The 1954 formation of the ACHR was in line with SRC policy throughout the South to establish new and more dynamic affiliates with the specific task of helping to ease the process of school desegregation at state and local levels after the U.S. Supreme Court’s May 1954 Brown v. Board of Education decision. To that end, the SRC received a Ford Foundation grant out of which the ACHR was partly funded.5 Chairman of the newly constituted board was Fred K. Darragh, Jr., a native Arkansan, chair of Darragh Company Agribusiness, and a millionaire businessman and philanthropist. Darragh was a war hero who flew planes with military provisions from India over the Himalayas to China during the second world war. Throughout his life, Darragh committed his personal funds to many different causes. These ranged from purely personal acts of kindness such as helping to fund the college education of the son of Tenzig Noray, the sherpa who surmounted Mount Everest with Sir Edmund Hillary in 1953, to later founding and financing the Arkansas branch of the American Civil Liberties Union.6 In keeping with the self-conscious biracial policy that the ACHR pursued throughout its existence, the first vice chair was Rev. Charles C. Walker, the black pastor of Little Rock’s First Congregationalist Church.7 Nevertheless, it was the second vice chair, Harry S. Ashmore, executive editor of the Arkansas Gazette, who alongside Darragh proved the most influential force in the founding of the organization. Ashmore, a native of Greenville, South Carolina, joined the Arkansas Gazette in 1947. He already had a number of years’ experience as a journalist and was working as editor of the Charlotte News in North Carolina when approached by the Gazette’s owner J. N. Hieskell to take over as editor. Like Darragh, Ashmore was a war veteran, taking part in European campaigns and rising to the rank of lieutenant colonel in the U.S. Army during the second world war. As with many other returning G.I.’s, Ashmore urged the building of a more progressive South. His editorials at the Arkansas Gazette supported two-party politics, racial and religious tolerance, the right of blacks to vote, and higher pay for teachers. These editorals enhanced the importance of the newspaper as a significant force for modernization in Arkansas and counterbalanced the more conservative bent of its major competitor the Arkansas Democrat.8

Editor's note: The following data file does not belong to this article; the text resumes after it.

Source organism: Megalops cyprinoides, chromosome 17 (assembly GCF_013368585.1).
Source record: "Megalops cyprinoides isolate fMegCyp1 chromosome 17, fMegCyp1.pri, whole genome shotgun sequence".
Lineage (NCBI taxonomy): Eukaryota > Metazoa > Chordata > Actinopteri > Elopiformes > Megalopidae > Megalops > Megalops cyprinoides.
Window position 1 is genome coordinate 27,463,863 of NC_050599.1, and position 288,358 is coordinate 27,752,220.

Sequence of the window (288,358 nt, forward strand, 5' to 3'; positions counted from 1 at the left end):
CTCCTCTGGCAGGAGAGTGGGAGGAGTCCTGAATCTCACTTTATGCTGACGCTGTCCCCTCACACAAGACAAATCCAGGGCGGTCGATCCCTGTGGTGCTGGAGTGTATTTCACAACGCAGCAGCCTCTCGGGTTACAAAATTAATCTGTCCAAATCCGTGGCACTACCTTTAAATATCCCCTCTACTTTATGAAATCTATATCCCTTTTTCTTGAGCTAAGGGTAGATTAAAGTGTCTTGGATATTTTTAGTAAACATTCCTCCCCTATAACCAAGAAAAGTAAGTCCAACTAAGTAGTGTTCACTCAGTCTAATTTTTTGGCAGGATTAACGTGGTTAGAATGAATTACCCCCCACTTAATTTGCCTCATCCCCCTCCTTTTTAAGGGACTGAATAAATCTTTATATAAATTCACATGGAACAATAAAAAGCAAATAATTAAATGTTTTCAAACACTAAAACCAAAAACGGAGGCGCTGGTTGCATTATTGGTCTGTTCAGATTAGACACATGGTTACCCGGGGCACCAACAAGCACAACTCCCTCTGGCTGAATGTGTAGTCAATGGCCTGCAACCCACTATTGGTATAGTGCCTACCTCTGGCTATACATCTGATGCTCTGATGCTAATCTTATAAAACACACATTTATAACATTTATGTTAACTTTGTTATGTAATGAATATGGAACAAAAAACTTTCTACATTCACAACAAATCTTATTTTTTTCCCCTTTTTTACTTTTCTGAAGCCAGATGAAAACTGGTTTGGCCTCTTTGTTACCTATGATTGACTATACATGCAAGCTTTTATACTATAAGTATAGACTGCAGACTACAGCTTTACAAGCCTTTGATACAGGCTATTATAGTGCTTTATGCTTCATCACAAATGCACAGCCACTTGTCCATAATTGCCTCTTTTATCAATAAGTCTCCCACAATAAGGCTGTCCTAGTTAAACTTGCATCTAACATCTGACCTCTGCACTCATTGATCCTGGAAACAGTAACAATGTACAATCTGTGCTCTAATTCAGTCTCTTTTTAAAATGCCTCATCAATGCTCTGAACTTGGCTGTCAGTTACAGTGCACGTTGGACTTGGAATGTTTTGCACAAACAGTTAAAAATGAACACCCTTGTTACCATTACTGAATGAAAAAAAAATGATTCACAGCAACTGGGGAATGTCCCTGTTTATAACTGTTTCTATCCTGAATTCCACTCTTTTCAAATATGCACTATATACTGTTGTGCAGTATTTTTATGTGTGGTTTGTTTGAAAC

The first task of the newly founded AHCR was to appoint an executive director and associate director. These two posts would form the core of the ACHR’s active staff for most of its functioning life. From the outset, the two positions were split between a white person and a black person. The first executive director, and the most influential guiding force in the ACHR’s first decade, was Nat R. Griswold. Griswold, a native Arkansan and an ordained Methodist minister, was educated at Henderson-Brown College in Arkadelphia, Arkansas, and then at Northwestern University and Columbia University. He taught for twelve years as Associate Professor of Religion at Hendrix College in Conway, Arkansas, and served as Director of Community Activities at Arkansas’s Japanese-American Relocation Center during the second world war. In 1954, he took a job in Austin, Texas, as Secretary of Peace Education for the Quaker-run American Friends Service Committee (AFSC) in the Southwest. It was from that position that Griswold moved to the post of ACHR executive director.9 Griswold reported that he was “quite excited about work in Arkansas. It will be a privilege to be associated with you in the effort to relieve tensions and to ‘oil’ the process of integration in the state. In a sense this is the greatest challenge that has ever come to me, more appealing because of its element of hazard.”10 Christopher C. Mercer was appointed associate director. Mercer, a native of Pine Bluff, Arkansas, was among the first group of black lawyers to graduate from the University of Arkansas Law School in Fayetteville after it voluntarily desegregated in 1948 under pressure from national NAACP-sponsored litigation and demands from local black activists.11 After graduation, Mercer moved back to Pine Bluff where he worked in the same law practice as fellow black University of Arkansas Law School graduate Wiley A. Branton. At the insistence of Branton, a fellow ACHR board member, Mercer accepted the ACHR position.12 The ACHR used Mercer’s home address at 211 Izard in Little Rock as its headquarters from 1955 to 1957. Frederick B. Routh, SRC Assistant Director for State Organizations, approved the choice of two “highly qualified people” and Griswold and Mercer began operations on April 15, 1955.13 In July 1955, Darragh, Walker and Ashmore incorporated the ACHR under Arkansas law as a non-profit organization.14 The total ACHR membership at that time stood at 72, most of who were based in Little Rock.15